This building day started with the inspection of my glueing and after I had loosened the clamps I was satisfied with the result. I detected some small gaps on the sides, but because I will later remove these parts I am confident, that the gaps will disappear later. Otherwise I would use some wood-filler. I suggest, that I had not sanded enough the backside of the fretboard (see last day) to achieve a totally flat neck-surface. If I would do the routing of the trussrod again I would not follow the instructions of the manufacturer and go one millimeter deeper. However I am still confident, that the neck-construction will work.
Next I drew lines to position the frets on the fretboard. My guitar will get an unusual scale of 660mm, a bit longer than a standard Fender-scale. I think, if I face the effort to build a guitar, I want to create something, which is not available on the market. I had used the very helpful fret-calculator on Stewmac to calculate the right positions for twenty-four frets. Next I secured a long lineal on my planned zero-fret, which I had marked before, and wanted to start to mark the frets. The results of the stewmac tool are calculated to the third digit behind the comma.
With a standard-lineal I can just hope to hit the positions as close as probably 0,5mm. So I did my best with a freshly sharpened pencil.
I had consciously left the neck and the fretboard as (hopefully) perfect rectangles to make it easier for me to mark the frets in perfect ninety degree angles. Stewmac suggests to measure the frets all from the nut (in my case a zero-fret). A helpful advice because before I had tried to measure from fret to fret, what would sum up little mistakes.
Next I thought it would be helpful later to have a perfect middle-line on the fretboard. When I later have to join the neck and the body it could help me to set the neck in a straight line.
Then I drew lines for the outer neck-dimensions. The neck should be 70mm wide at the body and 52mm wide at the zero-fret.
I placed a fret and the nut at the line of the zero-fret and marked the dimensions of both together.
When I planned how to build the guitar I wanted a non-angled headstock, but lower, than it can be found on a standard-stratocaster. The reason is, that I would like to get rid of a string-tree. But now the height-difference of the fretboard and the headstock seems a bit extreme and I also underestimated, that I have to leave enough material on the headstock to achieve a smooth transition between the fretboard and the headstock. We will see how I can deal with the situation. First I sanded this part until I hit the border, which I had drawn for the nut. I hope I can make it look smoother in the end, when the neck is carved completely.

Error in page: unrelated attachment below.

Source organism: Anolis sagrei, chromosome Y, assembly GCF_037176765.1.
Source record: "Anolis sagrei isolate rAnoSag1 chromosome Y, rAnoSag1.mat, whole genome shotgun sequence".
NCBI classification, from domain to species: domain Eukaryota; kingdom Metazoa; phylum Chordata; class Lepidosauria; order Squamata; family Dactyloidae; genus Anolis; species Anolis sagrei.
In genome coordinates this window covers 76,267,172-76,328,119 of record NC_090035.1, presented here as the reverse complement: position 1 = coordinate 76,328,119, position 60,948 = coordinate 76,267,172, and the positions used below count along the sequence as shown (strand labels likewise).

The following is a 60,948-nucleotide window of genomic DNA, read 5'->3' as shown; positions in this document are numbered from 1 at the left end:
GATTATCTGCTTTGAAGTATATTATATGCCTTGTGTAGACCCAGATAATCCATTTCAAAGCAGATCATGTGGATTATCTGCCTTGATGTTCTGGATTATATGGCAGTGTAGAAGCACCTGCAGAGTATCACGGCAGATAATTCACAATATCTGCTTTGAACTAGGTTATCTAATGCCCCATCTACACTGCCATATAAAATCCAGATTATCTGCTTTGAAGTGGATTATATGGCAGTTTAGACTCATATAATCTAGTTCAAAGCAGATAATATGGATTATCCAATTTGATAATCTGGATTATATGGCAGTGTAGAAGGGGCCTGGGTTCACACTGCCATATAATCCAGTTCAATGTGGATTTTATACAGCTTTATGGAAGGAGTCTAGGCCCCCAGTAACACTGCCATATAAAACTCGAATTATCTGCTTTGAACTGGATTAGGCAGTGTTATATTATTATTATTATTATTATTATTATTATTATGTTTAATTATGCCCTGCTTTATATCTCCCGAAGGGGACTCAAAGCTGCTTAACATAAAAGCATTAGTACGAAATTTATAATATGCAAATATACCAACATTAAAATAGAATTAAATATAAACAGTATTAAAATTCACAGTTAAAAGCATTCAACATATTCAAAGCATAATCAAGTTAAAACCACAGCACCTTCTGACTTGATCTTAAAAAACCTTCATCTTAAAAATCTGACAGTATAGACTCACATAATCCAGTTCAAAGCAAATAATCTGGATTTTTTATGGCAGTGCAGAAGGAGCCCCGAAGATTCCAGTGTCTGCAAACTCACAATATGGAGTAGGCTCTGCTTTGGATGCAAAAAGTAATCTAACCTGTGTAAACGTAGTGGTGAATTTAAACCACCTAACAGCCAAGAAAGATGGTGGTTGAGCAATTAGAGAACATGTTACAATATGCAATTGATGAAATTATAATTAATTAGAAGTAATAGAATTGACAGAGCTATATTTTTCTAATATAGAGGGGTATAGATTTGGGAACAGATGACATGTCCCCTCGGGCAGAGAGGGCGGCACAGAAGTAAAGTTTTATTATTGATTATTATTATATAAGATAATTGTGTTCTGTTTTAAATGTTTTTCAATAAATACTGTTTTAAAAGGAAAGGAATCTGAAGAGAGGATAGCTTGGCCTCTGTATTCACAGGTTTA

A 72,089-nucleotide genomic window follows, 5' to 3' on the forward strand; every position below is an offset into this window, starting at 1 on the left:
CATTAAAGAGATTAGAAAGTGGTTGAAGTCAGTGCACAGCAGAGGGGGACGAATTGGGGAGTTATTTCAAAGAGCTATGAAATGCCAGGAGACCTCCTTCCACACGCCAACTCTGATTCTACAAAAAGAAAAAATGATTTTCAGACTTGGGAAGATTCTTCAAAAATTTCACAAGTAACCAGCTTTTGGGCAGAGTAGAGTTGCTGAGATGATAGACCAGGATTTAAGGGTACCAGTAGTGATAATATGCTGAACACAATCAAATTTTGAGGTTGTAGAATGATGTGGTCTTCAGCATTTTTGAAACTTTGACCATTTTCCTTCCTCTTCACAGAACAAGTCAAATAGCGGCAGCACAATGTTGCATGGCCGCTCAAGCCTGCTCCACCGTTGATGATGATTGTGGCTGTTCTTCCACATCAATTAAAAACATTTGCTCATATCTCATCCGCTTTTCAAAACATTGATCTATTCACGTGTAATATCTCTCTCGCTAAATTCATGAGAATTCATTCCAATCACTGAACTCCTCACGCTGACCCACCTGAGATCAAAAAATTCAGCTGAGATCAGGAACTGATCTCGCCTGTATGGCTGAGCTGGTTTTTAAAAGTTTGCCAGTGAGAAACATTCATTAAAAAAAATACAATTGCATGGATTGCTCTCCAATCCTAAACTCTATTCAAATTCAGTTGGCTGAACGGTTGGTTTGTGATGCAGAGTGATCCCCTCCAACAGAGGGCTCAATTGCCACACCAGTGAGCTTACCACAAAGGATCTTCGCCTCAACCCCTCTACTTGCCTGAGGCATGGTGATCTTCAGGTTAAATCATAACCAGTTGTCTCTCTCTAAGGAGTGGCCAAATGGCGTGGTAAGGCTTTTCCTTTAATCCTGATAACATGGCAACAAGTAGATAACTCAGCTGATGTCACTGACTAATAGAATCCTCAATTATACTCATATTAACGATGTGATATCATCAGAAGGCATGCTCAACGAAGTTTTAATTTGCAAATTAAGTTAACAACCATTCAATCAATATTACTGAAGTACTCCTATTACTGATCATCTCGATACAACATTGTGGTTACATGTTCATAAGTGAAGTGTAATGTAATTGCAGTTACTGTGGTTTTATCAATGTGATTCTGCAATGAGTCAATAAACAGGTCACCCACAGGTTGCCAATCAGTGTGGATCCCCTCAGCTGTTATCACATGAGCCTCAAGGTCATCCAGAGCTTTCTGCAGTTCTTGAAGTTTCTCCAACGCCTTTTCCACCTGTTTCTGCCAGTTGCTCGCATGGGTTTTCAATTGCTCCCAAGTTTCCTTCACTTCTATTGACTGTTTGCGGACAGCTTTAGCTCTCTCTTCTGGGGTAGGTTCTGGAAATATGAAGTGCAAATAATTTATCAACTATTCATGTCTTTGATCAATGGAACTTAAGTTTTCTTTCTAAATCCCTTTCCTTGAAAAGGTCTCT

Next I started to remove the unnecessary wood on the sides of the neck. After I had worked a while with the file I realized, that I would still file in 2019, if I would not find a faster method. I don’t dare to saw with a machine, because one wrong movement and a cut into the fretboard and I could throw the neck away. At last I have decided now to use the router to remove carefully material on the sides and leave enough space to the line to avoid mistakes. Then I will use the file again and at last the sanding paper on the aluminium-bar to achieve a straight line on both neck-sides. It will take some time … maybe I could go to a carpenter and let him saw it exactly … but I wanted to build it from scratch without help …
I don’t know, if I find time during the celebration-days to go on. I wish all readers Merry Christmas and I will go on latest on the 12/27/2017
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